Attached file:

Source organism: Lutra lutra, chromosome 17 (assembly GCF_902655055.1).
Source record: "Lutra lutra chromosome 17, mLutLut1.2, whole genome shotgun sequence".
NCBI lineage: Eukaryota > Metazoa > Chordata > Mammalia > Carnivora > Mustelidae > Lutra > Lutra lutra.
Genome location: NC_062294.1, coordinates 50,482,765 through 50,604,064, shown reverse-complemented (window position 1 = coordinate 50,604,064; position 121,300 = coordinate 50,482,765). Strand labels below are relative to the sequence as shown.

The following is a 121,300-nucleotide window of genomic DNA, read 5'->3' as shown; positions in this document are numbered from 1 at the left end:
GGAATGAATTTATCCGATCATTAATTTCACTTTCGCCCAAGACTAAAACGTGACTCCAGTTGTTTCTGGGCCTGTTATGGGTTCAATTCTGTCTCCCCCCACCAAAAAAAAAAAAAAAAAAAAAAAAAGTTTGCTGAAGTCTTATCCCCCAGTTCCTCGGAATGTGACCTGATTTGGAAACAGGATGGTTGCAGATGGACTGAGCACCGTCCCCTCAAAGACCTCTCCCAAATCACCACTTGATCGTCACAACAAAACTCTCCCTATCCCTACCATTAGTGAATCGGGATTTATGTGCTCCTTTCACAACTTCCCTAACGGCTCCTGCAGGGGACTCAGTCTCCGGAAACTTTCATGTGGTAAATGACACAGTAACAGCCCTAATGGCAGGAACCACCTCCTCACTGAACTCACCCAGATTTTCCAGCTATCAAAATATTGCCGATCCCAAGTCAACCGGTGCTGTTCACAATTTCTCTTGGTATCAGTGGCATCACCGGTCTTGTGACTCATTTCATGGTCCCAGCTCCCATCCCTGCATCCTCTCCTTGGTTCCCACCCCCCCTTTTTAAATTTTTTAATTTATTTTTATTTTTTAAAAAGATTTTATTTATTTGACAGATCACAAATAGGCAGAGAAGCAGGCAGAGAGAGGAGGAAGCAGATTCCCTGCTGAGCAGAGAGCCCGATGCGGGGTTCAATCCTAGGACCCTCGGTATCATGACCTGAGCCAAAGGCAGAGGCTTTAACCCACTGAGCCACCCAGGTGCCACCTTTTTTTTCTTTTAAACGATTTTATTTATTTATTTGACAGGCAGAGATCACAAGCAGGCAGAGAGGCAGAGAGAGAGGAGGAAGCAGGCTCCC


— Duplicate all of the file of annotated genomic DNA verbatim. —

Source organism: Lutra lutra, chromosome 17 (assembly GCF_902655055.1).
Source record: "Lutra lutra chromosome 17, mLutLut1.2, whole genome shotgun sequence".
NCBI lineage: Eukaryota > Metazoa > Chordata > Mammalia > Carnivora > Mustelidae > Lutra > Lutra lutra.
Genome location: NC_062294.1, coordinates 50,482,765 through 50,604,064, shown reverse-complemented (window position 1 = coordinate 50,604,064; position 121,300 = coordinate 50,482,765). Strand labels below are relative to the sequence as shown.

The following is a 121,300-nucleotide window of genomic DNA, read 5'->3' as shown; positions in this document are numbered from 1 at the left end:
GGAATGAATTTATCCGATCATTAATTTCACTTTCGCCCAAGACTAAAACGTGACTCCAGTTGTTTCTGGGCCTGTTATGGGTTCAATTCTGTCTCCCCCCACCAAAAAAAAAAAAAAAAAAAAAAAAAGTTTGCTGAAGTCTTATCCCCCAGTTCCTCGGAATGTGACCTGATTTGGAAACAGGATGGTTGCAGATGGACTGAGCACCGTCCCCTCAAAGACCTCTCCCAAATCACCACTTGATCGTCACAACAAAACTCTCCCTATCCCTACCATTAGTGAATCGGGATTTATGTGCTCCTTTCACAACTTCCCTAACGGCTCCTGCAGGGGACTCAGTCTCCGGAAACTTTCATGTGGTAAATGACACAGTAACAGCCCTAATGGCAGGAACCACCTCCTCACTGAACTCACCCAGATTTTCCAGCTATCAAAATATTGCCGATCCCAAGTCAACCGGTGCTGTTCACAATTTCTCTTGGTATCAGTGGCATCACCGGTCTTGTGACTCATTTCATGGTCCCAGCTCCCATCCCTGCATCCTCTCCTTGGTTCCCACCCCCCCTTTTTAAATTTTTTAATTTATTTTTATTTTTTAAAAAGATTTTATTTATTTGACAGATCACAAATAGGCAGAGAAGCAGGCAGAGAGAGGAGGAAGCAGATTCCCTGCTGAGCAGAGAGCCCGATGCGGGGTTCAATCCTAGGACCCTCGGTATCATGACCTGAGCCAAAGGCAGAGGCTTTAACCCACTGAGCCACCCAGGTGCCACCTTTTTTTTCTTTTAAACGATTTTATTTATTTATTTGACAGGCAGAGATCACAAGCAGGCAGAGAGGCAGAGAGAGAGGAGGAAGCAGGCTCCC